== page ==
Casual staff at Sheffield Students’ Union are calling on senior management to address its policy on sick pay, as well as the use of zero hours contracts.

Staff are being represented by Unite the Union in their demands to introduce sick pay for casual staff, pay workers the Living Wage of £9.30, and introduce the “right to a secure contract”.

There are currently 600 casual workers at the SU, working in bars, shops and beyond, many of whom earn below £118 a week which means they aren’t eligible for statutory sick pay (SSP). The trade union have reasserted their efforts following concerns over coronavirus (COVID-19), and the risks staff could face.

However, SU President Jake Verity said that the Students’ Union has been working closely with Unite to review the terms and conditions for casual staff, and that the SU is fully committed to paying the Living Wage to all staff.

Unite regional officer Harriet Eisner said: “Unite has repeatedly raised the issue of sick pay, low pay and zero hours with management. Talks on these issues have been constructive but the current policy so far remains unchanged and unfit for the current health crisis.”

“We hope management will introduce a good sick pay policy for hundreds of casual staff at Sheffield Students’ Union as a matter of urgency. All other staff are entitled to a good sick pay scheme, guaranteed hours and a real Living Wage.”

Casual staff at Sheffield SU serve over 29,000 students at the University of Sheffield, and Unite have raised concerns that due to the lack of sick pay for some casual staff, staff who are ill could come to work and put colleagues and customers at risk.

“We’ve spoken to numerous workers who’ve come into work sick because they can’t afford to miss out on a day’s pay,” said Josh Berlyne, a Unite representative at the SU.

“The combination of low pay, a student loan, and high rent forces casual staff into poor quality housing. Being close to maxing out your overdraft is, for many, normal.”

The debate around casual staff has been ongoing for some time, and plans last year would have seen payment change from weekly to monthly, plans which were heavily criticised by casual staff and Unite before eventually being dropped.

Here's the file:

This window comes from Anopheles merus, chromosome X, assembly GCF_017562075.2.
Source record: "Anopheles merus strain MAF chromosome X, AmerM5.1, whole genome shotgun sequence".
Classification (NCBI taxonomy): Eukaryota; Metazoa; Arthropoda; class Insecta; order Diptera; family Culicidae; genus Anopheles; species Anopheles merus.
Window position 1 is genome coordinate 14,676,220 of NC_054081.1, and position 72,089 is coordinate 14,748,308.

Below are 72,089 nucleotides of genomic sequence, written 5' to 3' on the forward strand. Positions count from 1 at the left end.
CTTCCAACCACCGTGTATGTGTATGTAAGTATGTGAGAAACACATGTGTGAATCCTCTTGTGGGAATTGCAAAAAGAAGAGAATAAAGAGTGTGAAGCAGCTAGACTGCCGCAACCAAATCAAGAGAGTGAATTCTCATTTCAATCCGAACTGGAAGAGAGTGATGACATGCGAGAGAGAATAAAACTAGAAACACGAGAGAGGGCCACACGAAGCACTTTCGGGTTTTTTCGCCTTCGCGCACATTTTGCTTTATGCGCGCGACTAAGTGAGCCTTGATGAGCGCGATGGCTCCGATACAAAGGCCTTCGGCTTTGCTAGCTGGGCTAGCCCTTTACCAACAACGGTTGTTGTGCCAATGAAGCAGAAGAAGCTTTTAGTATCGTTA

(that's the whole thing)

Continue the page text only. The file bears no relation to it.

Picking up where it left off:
The SU say they are committed to working with the trade union in order to improve working conditions, and Jake Verity told Forge Press: “Sheffield SU has been working in a strong partnership with Unite the Union on a thorough review of our terms and conditions for our ‘casual’ staff, motivated by the SU wanting to improve terms for all, and especially our lowest paid employees.

“Since completing the discovery work to find out how our staff feel about their contracts, we have moved together to decide how we can improve those terms, particularly increasing pay rates and supporting staff who are absent due to ill health.

“Trustees have agreed that we should work towards becoming a Living Wage employer. At the moment we are looking for ways to fund the extra cost. The conversations have been very positive, and are ongoing.

“Like many organisations across the country we’re currently in the process of planning for all potential impacts of coronavirus. A key piece of work in this area is sick pay for staff. As it stands we’ll be handling any cases on an individual basis, whilst working specifically on how to mitigate any loss of earnings for those who do not qualify for SSP.

“I’m really pleased to say that since we made the commitment to pay the living wage, I spoke to Olivia Blake MP at Parliament this week about how we can work to make this happen as an organization and across the city.”

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